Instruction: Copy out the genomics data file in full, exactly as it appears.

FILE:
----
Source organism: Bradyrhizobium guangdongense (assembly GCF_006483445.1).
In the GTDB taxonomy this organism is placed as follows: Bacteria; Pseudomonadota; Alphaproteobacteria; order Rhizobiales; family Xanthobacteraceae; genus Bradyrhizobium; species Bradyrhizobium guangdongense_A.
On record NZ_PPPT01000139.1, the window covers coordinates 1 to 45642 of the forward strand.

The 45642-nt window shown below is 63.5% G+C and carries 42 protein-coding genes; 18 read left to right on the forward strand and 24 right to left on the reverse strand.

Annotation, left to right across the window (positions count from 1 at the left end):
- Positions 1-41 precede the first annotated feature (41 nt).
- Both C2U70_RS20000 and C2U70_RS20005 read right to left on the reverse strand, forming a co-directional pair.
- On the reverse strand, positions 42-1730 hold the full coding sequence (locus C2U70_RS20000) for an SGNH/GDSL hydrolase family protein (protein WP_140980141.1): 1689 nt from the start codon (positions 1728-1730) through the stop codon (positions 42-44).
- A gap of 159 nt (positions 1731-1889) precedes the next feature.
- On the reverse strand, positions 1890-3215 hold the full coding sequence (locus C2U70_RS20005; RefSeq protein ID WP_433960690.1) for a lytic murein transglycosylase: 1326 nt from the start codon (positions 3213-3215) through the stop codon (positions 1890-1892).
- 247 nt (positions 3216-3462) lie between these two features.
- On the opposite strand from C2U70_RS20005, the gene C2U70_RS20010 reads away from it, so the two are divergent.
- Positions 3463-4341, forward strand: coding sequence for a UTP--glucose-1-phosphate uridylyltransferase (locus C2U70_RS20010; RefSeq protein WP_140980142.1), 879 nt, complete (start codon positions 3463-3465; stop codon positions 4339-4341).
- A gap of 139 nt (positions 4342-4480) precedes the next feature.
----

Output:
Source organism: Bradyrhizobium guangdongense (assembly GCF_006483445.1).
In the GTDB taxonomy this organism is placed as follows: Bacteria; Pseudomonadota; Alphaproteobacteria; order Rhizobiales; family Xanthobacteraceae; genus Bradyrhizobium; species Bradyrhizobium guangdongense_A.
On record NZ_PPPT01000139.1, the window covers coordinates 1 to 45642 of the forward strand.

The 45642-nt window shown below is 63.5% G+C and carries 42 protein-coding genes; 18 read left to right on the forward strand and 24 right to left on the reverse strand.

Annotation, left to right across the window (positions count from 1 at the left end):
- Positions 1-41 precede the first annotated feature (41 nt).
- Both C2U70_RS20000 and C2U70_RS20005 read right to left on the reverse strand, forming a co-directional pair.
- On the reverse strand, positions 42-1730 hold the full coding sequence (locus C2U70_RS20000) for an SGNH/GDSL hydrolase family protein (protein WP_140980141.1): 1689 nt from the start codon (positions 1728-1730) through the stop codon (positions 42-44).
- A gap of 159 nt (positions 1731-1889) precedes the next feature.
- On the reverse strand, positions 1890-3215 hold the full coding sequence (locus C2U70_RS20005; RefSeq protein ID WP_433960690.1) for a lytic murein transglycosylase: 1326 nt from the start codon (positions 3213-3215) through the stop codon (positions 1890-1892).
- 247 nt (positions 3216-3462) lie between these two features.
- On the opposite strand from C2U70_RS20005, the gene C2U70_RS20010 reads away from it, so the two are divergent.
- Positions 3463-4341, forward strand: coding sequence for a UTP--glucose-1-phosphate uridylyltransferase (locus C2U70_RS20010; RefSeq protein WP_140980142.1), 879 nt, complete (start codon positions 3463-3465; stop codon positions 4339-4341).
- A gap of 139 nt (positions 4342-4480) precedes the next feature.